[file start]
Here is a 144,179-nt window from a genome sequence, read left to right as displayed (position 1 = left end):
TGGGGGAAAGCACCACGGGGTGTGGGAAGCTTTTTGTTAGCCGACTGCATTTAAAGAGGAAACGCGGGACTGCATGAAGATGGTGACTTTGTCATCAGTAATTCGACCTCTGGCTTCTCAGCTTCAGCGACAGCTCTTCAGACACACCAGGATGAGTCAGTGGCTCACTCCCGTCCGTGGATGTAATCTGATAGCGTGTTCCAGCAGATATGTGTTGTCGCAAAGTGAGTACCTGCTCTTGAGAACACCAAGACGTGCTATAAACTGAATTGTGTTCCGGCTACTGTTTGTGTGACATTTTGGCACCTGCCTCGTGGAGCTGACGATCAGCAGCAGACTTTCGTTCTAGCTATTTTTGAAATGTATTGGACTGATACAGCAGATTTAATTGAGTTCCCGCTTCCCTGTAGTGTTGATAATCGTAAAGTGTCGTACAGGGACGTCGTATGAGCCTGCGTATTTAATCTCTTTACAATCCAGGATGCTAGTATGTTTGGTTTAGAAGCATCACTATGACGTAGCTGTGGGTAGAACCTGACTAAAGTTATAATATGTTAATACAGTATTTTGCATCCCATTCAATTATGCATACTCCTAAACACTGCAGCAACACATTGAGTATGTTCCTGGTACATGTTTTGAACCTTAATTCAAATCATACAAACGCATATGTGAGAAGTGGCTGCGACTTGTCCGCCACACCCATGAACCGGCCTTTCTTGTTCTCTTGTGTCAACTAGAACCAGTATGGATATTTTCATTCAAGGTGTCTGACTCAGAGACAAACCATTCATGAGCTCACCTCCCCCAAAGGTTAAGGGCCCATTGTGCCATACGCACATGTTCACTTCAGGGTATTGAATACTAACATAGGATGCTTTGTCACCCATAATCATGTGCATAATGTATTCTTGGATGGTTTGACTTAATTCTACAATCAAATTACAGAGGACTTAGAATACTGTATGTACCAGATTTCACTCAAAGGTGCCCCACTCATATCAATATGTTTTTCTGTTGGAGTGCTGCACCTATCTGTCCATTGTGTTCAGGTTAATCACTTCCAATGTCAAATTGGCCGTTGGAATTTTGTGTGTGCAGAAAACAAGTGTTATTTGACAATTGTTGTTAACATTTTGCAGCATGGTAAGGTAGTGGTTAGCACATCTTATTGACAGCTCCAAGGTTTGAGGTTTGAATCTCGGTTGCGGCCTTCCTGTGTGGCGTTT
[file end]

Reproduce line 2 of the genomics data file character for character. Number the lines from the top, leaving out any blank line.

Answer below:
TGGGGGAAAGCACCACGGGGTGTGGGAAGCTTTTTGTTAGCCGACTGCATTTAAAGAGGAAACGCGGGACTGCATGAAGATGGTGACTTTGTCATCAGTAATTCGACCTCTGGCTTCTCAGCTTCAGCGACAGCTCTTCAGACACACCAGGATGAGTCAGTGGCTCACTCCCGTCCGTGGATGTAATCTGATAGCGTGTTCCAGCAGATATGTGTTGTCGCAAAGTGAGTACCTGCTCTTGAGAACACCAAGACGTGCTATAAACTGAATTGTGTTCCGGCTACTGTTTGTGTGACATTTTGGCACCTGCCTCGTGGAGCTGACGATCAGCAGCAGACTTTCGTTCTAGCTATTTTTGAAATGTATTGGACTGATACAGCAGATTTAATTGAGTTCCCGCTTCCCTGTAGTGTTGATAATCGTAAAGTGTCGTACAGGGACGTCGTATGAGCCTGCGTATTTAATCTCTTTACAATCCAGGATGCTAGTATGTTTGGTTTAGAAGCATCACTATGACGTAGCTGTGGGTAGAACCTGACTAAAGTTATAATATGTTAATACAGTATTTTGCATCCCATTCAATTATGCATACTCCTAAACACTGCAGCAACACATTGAGTATGTTCCTGGTACATGTTTTGAACCTTAATTCAAATCATACAAACGCATATGTGAGAAGTGGCTGCGACTTGTCCGCCACACCCATGAACCGGCCTTTCTTGTTCTCTTGTGTCAACTAGAACCAGTATGGATATTTTCATTCAAGGTGTCTGACTCAGAGACAAACCATTCATGAGCTCACCTCCCCCAAAGGTTAAGGGCCCATTGTGCCATACGCACATGTTCACTTCAGGGTATTGAATACTAACATAGGATGCTTTGTCACCCATAATCATGTGCATAATGTATTCTTGGATGGTTTGACTTAATTCTACAATCAAATTACAGAGGACTTAGAATACTGTATGTACCAGATTTCACTCAAAGGTGCCCCACTCATATCAATATGTTTTTCTGTTGGAGTGCTGCACCTATCTGTCCATTGTGTTCAGGTTAATCACTTCCAATGTCAAATTGGCCGTTGGAATTTTGTGTGTGCAGAAAACAAGTGTTATTTGACAATTGTTGTTAACATTTTGCAGCATGGTAAGGTAGTGGTTAGCACATCTTATTGACAGCTCCAAGGTTTGAGGTTTGAATCTCGGTTGCGGCCTTCCTGTGTGGCGTTT